I will be doing a full ‘summary post’ about the Goblin 570 build as well as expenses, components, etc in the near future, so stay tuned for that. Brian gave me a pile of stuff to unbox and review, and I’m hoping that will get me a shiny and new 180CFX since I got all excited with last week’s reveal. The guys around the office were close to killing me because I have been acting like a kid who pinky-swore not to tell Mom about the broken vase, because I have been holding on to some of those pictures and video for weeks with explicit instructions to say nothing.

I am still accepting emails for this month’s Ask Hot Sauce! The post will go up later in the month, and the best entry will get an ESTES ProtoX for their question, as well as 15 minutes of internet fame! Send all your questions to kevin (at) bigsquidrc (dot) com with your questions and you may just make the cut!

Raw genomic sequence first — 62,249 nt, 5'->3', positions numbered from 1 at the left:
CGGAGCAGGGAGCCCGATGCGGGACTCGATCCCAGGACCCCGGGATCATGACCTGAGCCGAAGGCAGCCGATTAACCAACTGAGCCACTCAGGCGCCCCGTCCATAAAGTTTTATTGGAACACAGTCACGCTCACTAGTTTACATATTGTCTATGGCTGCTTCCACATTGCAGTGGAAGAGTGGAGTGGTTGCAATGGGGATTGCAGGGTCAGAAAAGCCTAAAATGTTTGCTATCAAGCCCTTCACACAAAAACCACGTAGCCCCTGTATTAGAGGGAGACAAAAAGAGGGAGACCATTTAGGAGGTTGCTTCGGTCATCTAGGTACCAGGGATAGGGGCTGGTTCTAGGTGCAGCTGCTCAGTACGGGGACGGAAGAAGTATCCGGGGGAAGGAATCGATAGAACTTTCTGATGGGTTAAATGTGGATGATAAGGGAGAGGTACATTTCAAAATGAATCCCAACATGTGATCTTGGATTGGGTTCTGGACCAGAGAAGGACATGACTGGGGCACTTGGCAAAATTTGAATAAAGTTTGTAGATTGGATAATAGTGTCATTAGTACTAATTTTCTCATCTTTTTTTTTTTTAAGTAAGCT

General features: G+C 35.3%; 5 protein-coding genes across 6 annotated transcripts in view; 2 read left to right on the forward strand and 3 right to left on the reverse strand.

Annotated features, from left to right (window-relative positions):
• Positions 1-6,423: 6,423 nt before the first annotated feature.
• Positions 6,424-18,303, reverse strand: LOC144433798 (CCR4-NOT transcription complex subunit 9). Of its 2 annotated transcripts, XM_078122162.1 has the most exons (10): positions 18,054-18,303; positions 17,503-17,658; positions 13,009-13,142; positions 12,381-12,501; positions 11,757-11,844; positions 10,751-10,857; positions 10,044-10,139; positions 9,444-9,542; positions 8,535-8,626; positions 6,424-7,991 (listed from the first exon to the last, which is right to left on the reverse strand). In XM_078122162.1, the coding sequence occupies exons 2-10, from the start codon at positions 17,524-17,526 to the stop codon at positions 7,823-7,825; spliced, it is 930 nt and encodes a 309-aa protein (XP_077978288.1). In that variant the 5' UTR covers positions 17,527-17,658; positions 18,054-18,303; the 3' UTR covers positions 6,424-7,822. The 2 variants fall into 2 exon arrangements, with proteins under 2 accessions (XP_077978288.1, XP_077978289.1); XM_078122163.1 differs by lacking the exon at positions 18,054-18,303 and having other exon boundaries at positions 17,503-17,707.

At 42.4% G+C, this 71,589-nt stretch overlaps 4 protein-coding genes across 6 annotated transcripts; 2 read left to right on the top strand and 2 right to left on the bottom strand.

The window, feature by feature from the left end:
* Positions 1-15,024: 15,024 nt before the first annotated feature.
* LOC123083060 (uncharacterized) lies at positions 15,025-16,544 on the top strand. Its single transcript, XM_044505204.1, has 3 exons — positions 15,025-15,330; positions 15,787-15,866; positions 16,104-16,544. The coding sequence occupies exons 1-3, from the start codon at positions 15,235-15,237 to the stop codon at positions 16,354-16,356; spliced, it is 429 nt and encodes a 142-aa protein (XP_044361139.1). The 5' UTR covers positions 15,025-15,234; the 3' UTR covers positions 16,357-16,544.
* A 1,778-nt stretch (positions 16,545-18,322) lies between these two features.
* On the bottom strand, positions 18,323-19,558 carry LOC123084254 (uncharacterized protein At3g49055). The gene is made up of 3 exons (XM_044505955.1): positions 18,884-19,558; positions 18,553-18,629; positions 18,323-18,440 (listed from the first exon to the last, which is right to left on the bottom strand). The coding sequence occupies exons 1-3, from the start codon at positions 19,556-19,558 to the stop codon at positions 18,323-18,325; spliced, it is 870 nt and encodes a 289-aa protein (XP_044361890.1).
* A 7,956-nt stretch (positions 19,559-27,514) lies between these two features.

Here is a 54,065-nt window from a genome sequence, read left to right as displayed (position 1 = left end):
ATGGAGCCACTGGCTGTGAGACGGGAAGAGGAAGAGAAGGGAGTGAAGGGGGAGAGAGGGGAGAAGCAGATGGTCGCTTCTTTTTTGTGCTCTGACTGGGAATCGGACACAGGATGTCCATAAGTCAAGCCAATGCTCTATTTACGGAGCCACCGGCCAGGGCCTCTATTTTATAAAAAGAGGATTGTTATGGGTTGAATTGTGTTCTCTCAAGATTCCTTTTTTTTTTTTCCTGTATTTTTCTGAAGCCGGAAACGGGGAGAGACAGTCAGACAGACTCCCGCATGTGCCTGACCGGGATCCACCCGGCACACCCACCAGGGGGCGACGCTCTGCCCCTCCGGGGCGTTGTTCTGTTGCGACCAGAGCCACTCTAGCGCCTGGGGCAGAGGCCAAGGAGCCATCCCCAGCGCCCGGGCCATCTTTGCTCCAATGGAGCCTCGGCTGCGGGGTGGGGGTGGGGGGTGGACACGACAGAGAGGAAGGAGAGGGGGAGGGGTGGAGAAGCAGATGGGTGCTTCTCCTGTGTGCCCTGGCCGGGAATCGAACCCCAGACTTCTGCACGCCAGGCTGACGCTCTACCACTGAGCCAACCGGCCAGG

Don’t forget the 10th Anniversary Bash this Sunday!!! Details can be found Right Here, and I cannot wait! I will be in attendance and will be driving my heart out (-gasp- Yes I do own a surface vehicle!). Until next time, Stay Shiny and Keep Flyin’!

SAC Heli Fun Fly 2014 (6)

In this installment of Raging Rotors, I cannot help but take a look at the dilemma starting to plague hobby shop owners nationwide, including mine: market saturation.

The multirotor market has exploded, providing customers numerous options for aircraft at every size level. The other side of that explosion is that many shops have to pick and choose what goes on to their shelves to maximize space, profit, and provide the best experience to their customers due to the overwhelming amount of options for them to choose from.